This author has been impressed with a recent Public Television series about Australia: The first Four Billion Years. This series was right up my alley with regards to the stories about earth’s natural history, plate tectonics and earth’s ever shifting continents, fossil discoveries large and small, and ocean advances/retreats. One must not forget lots of entombing glacial advances and retreats also. All of these facets of early life up to our current conditions was well photographed, well narrated and very well explained. I like facts and this series about the down under continent of Australia greatly illuminated enormous natural changes that earth has endured.

What one can draw from this science show was how the same processes were repeated all over the face of earth’s surface. Once huge conglomerates of a single land mass moved about, over vast geologic time frames, like pieces of a giant puzzle laid out on a sphere. That sphere of course is planet earth. The land masses were riding along on a thin crust, splitting into smaller units and bumping into each other to create ancient mountain ranges, then subsequently splitting again to go elsewhere. Other land masses would disappear under others as continental plates dove deep into the earth to be recycled.

An analogy of this process is akin to having a soccer ball with a thin layer of grease applied to it. All the dark patches of the ball represent continents. Now imagine putting your hand on any continent and sliding it anywhere you desired, bumping into others or sliding out of sight under other plates. As one of your experimental continent patches bumped into another, a huge mountain range might be created. Think of places like the Alps of Europe, or the Himalayas mountains where the continental plate of Indian ‘crashed’ into Asia causing those mountains to raise up. Between South America and North America and their eastern counterparts of Europe and Africa, a mid ocean ridge of expanding earth crust moved those continental masses away from each other. That split is now the sea floor of the Atlantic Ocean.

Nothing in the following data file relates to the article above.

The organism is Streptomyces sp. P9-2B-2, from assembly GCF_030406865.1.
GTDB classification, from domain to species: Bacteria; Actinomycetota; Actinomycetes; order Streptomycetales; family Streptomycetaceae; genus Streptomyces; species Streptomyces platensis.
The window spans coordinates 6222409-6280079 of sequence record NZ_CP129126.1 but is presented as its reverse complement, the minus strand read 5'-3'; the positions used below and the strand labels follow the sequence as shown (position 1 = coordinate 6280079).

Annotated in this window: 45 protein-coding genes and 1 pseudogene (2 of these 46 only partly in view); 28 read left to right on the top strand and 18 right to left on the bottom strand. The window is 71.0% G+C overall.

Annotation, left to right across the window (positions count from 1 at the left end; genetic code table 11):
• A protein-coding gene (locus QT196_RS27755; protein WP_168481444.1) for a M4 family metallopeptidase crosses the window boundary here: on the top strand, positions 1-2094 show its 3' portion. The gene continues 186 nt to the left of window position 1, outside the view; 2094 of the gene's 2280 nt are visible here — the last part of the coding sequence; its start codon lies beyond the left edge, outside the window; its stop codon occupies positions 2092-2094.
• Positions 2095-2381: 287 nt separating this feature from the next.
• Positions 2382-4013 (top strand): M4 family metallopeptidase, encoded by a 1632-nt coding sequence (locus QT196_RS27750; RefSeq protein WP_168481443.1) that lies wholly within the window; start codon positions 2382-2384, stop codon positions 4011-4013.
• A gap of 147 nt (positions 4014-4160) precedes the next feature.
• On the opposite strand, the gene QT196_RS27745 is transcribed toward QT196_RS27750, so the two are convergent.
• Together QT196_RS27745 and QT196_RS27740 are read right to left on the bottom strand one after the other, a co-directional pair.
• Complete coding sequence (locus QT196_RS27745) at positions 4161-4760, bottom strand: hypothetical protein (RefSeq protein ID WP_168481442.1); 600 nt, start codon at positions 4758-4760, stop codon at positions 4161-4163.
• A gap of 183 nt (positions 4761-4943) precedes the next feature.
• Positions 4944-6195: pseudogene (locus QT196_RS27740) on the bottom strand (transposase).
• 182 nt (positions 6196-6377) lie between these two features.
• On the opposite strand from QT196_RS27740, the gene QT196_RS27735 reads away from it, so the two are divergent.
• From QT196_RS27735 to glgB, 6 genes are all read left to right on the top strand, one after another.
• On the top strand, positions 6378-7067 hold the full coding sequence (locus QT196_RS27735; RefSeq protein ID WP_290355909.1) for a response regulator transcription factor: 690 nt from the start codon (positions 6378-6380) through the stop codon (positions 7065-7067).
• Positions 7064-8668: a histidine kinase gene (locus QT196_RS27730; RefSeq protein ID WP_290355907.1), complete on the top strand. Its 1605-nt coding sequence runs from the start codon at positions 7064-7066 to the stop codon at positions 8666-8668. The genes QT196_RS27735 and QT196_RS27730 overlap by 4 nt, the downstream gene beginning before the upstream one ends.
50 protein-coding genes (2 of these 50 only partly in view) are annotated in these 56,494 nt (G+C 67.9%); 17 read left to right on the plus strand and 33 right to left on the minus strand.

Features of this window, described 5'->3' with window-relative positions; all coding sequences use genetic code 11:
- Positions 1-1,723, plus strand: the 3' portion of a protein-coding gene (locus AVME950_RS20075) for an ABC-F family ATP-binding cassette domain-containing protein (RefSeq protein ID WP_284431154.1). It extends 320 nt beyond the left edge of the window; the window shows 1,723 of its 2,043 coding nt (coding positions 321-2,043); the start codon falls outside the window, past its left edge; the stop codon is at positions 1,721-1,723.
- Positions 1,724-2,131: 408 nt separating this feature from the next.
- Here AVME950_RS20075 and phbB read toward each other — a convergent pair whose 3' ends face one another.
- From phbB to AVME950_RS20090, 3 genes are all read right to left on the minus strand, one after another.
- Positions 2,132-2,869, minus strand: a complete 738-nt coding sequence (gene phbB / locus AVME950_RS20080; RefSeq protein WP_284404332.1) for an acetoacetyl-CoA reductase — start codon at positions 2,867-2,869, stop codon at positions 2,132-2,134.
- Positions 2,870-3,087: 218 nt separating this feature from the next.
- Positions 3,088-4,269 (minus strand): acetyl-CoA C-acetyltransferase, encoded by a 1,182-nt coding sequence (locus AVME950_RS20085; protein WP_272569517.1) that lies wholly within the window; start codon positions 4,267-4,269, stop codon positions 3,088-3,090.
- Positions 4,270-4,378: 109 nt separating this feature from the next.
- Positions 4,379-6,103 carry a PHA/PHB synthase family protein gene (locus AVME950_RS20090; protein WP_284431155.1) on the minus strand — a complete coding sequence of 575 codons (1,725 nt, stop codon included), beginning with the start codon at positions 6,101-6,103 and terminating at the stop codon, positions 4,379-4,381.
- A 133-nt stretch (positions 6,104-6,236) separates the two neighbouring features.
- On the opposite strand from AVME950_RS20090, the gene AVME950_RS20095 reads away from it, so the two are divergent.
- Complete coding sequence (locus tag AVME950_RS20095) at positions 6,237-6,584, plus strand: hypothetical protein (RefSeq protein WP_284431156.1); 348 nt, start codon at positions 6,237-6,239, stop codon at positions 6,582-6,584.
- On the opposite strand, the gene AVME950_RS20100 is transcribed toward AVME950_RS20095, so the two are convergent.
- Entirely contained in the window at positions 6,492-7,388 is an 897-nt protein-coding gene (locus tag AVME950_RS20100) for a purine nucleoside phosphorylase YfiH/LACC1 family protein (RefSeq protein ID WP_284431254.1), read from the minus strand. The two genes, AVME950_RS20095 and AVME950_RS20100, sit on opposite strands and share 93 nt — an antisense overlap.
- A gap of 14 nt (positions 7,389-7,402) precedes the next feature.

By the way, precise global positioning satellite readings indicate Australia continues to slide northward at the rate of about three inches per year. The continent of Indian continues to move north into Asia at approximately the same rate as our fingernails grow. The huge convection flow of our internal earth’s mantle and the tremendous heat inside earth’s core will continue to move all above ocean land surfaces at its will ever so slightly. Us humans may not notice any of this only because we live to short a life to see the big picture of millions of years of earth’s ongoing natural ecological and geologic time.

My last comment on science for today is this: Just like an iceberg floating in the ocean, what we see above the waterline is a about one-tenth of the total. Nine-tenths of that ice is out of sight. An ice cube in your cola drink is the same, one-tenth above and nine-tenths below the surface. What us humans have figured out via investigations from all the physical sciences equals that one-tenth above the surface. There is a lot more we do not know represented by nine-tenths below.

Quote from Albert Einstein — “One thing I have learned in a long life: that all our science, measured against reality, is primitive and childlike — and yet it is the most precious thing we have.”